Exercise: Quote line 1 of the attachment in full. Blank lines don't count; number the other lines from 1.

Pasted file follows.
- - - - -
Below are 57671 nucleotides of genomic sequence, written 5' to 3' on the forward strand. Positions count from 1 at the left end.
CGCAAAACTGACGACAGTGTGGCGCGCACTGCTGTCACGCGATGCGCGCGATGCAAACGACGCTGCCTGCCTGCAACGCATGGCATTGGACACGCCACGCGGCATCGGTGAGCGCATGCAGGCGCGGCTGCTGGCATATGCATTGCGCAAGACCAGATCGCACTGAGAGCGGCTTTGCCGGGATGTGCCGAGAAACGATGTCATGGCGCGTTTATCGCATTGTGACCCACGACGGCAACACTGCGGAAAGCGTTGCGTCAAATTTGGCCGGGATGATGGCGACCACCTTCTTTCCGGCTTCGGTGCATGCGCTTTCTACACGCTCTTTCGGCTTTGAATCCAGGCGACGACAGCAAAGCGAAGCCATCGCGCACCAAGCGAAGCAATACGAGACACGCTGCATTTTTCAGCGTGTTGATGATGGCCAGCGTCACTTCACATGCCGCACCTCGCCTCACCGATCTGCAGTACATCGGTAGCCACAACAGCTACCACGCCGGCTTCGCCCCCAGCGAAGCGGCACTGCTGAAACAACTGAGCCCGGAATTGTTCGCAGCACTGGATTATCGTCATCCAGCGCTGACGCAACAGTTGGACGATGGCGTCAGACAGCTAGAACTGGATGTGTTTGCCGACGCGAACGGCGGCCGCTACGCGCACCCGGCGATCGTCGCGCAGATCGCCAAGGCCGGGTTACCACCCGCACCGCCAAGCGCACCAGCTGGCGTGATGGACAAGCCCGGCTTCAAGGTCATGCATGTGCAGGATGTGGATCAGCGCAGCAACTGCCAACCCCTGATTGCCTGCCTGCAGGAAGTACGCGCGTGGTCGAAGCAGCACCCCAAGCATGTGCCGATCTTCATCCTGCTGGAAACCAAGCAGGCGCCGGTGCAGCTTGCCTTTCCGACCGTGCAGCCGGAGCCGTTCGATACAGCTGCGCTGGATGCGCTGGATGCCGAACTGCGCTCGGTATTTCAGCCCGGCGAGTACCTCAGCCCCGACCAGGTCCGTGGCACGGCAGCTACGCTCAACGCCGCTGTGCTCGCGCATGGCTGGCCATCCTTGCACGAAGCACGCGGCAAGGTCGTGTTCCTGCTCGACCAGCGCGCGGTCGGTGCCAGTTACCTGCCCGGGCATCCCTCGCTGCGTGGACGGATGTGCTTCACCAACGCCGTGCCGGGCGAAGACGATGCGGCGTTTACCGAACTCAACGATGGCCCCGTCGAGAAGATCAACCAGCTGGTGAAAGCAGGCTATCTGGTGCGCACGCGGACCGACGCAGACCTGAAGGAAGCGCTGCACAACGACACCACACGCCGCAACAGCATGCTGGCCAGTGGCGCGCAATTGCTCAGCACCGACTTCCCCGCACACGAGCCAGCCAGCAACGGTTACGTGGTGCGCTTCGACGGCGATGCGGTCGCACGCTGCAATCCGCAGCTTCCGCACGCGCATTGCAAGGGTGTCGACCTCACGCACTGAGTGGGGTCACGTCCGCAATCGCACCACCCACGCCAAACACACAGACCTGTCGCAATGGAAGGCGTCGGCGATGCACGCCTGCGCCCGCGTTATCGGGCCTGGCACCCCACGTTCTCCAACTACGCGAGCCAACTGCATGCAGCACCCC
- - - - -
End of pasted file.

Below are 57671 nucleotides of genomic sequence, written 5' to 3' on the forward strand. Positions count from 1 at the left end.